We'll Use Dell to Help Identify Microsoft, HP at the Morgue

NEW YORK ( TheStreet) -- Of all the articles on the $24.4 billion deal for Dell ( DELL), TheStreet's Antoine Gara wrote the best one.

It's the best because he approached the story from a unique perspective. He brought up something novel, something that actually matters in the bigger picture. He didn't plant himself in the middle of the media circle (insert popular spice for chicken here) by jockeying for position to get the story. That would have been a waste of all of our time.

Beyond Gara's astute observation vis-a-vis Federal Reserve policy, this Dell deal represents little more than another signpost on the dirt path to death for swaths of entire industries and several specific companies. If it wasn't for that, this would be a non-story.

Sure, the numbers are the biggest we've seen in some time, but that, in and of itself, doesn't make this meaningful news.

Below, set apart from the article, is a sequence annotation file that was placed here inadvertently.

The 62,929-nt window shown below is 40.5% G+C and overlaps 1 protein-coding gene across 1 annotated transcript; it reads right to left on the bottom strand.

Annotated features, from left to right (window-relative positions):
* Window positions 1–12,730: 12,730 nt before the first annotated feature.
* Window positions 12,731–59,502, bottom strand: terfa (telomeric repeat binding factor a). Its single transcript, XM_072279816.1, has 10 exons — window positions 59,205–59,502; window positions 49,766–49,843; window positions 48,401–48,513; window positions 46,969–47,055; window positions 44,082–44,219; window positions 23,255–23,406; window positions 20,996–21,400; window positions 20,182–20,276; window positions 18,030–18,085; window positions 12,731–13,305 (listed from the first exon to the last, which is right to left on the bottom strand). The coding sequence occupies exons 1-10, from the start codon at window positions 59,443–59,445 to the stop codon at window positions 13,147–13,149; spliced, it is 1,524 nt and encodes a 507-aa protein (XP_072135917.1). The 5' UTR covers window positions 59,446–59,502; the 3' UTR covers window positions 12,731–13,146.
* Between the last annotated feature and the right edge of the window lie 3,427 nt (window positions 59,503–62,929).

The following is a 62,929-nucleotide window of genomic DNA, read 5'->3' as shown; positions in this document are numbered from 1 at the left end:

It's shocking to me that we lead with this Dell news or a dead-cat bounce in the artist formerly known as RIM, BlackBerry ( BBRY), yet we let innovation at Apple ( AAPL) bubble beneath the surface. That's because we're mired in this cycle of everything Apple does is bad, therefore when they do things that are good we must ignore them.

Here are the takeaways from the Dell "news."

Number One: You'll likely never hear from Dell again. It's not like it has been part of your water cooler, dinner or post-romp chats for quite some time anyway, but now the company is out of sight and out of mind for good. IBM ( IBM), Oracle ( ORCL) and Cisco Systems ( CSCO) will make Dell rue the day.

Michael Dell had zero options. His company has little, if any, chance of competing in any space right now. No company in its right mind would buy it. Taking Dell private then becomes the corporate equivalent of allowing it die (without dignity, though) in hospice.

Number Two: You can explain it a dozen different ways, but it will never make sense that Microsoft ( MSFT) put its money -- even if it wasn't all that much of it -- into this sinking ship.

Shareholders should be calling for Steve Ballmer's head. While Microsoft should have its head down and vision tunneled, it's screwing around with this tangential stuff. Grade A example of why Ballmer is an awful CEO.

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